When visiting Japanese restaurants, you need to know when things are 生 (なま) raw, especially if you have dietary restrictions. Take note of the following 漢字 that represent staple foods:

  • 麦 (むぎ – mugi – wheat)
  • 米 (ごめ – gome – rice, uncooked)
  • 卵 (たまご – tamago – egg)

If you don’t eat wheat products, remember to ask the hotel attendants; “麦が入っていますか?” (むぎがはいっていますか?), or “is there wheat in this?”

2. 赤巻紙、黄巻紙、青巻紙 (あかまきがみきまきがみあおまきがみ) – Red Scroll, Yellow Scroll, Blue Scroll

This tongue twister describes a clerk with scrolls. This takes place in the old Japan days, and the Japanese scrolls are related to the concept of an eternal loop. The red scrolls (赤巻紙 - あかまきがみ - akamakigami), yellow scrolls (黄巻紙 - きまきがみ - kimakigami), and blue scrolls (青巻紙 - あおまきがみ - aomakigami) keep reappearing as the clerk sorts them. They keep flashing in the format あかまき がみきまきがみ あおまきがみ, あかまきがみ きまきがみ あおまきがみ…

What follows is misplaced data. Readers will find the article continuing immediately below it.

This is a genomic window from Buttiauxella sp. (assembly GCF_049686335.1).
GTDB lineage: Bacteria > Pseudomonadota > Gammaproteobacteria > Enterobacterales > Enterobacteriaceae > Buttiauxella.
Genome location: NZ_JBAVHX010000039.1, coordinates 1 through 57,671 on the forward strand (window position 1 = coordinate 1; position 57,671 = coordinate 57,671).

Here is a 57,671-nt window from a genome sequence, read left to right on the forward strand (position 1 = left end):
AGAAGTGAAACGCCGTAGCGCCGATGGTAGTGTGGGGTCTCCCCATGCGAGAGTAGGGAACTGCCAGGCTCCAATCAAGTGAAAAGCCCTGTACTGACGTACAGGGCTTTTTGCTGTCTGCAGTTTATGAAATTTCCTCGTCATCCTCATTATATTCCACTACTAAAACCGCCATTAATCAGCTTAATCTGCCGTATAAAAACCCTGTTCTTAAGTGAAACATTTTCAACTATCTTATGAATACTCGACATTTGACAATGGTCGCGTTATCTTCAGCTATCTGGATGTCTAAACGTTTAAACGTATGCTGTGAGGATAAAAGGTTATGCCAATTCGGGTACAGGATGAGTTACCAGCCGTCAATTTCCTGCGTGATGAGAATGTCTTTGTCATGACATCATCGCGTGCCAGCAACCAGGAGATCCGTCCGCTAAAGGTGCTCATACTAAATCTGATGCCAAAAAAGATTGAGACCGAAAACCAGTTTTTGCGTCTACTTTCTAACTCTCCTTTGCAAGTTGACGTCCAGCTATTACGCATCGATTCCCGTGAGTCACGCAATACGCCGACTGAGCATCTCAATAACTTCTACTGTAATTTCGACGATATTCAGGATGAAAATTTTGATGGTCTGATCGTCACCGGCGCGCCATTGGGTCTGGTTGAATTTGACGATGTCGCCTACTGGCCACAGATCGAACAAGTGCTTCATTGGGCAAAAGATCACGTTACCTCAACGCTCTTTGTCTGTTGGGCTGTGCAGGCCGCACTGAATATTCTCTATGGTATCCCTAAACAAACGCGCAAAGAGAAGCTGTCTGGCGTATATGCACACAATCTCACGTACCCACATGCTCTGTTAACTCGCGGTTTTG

Here, you need to take note of the frequent k sound in the pronunciations. If you accomplish that, reading and speaking normal Japanese sentences becomes easier. For example, the phrase “it was not warm” in is “暖かくなかった” (あたたかくなかった - atatakaku nakatta), with plenty of k’s.

3. バスガス爆発 (バスガスばくはつ) – Bus Gas Explosion

To effectively learn Japanese pronunciation using this tongue twister, you first need to split the words. This translates to バス (basu - bus), ガス (gasu - gas), and 爆発 (bakuhatsu - explosion). Next, you need to practice repeating this without having to look at the text. Because “bus” and “gas” are English derivatives, this should be fairly easy. Remember to keep the “a” sounds short!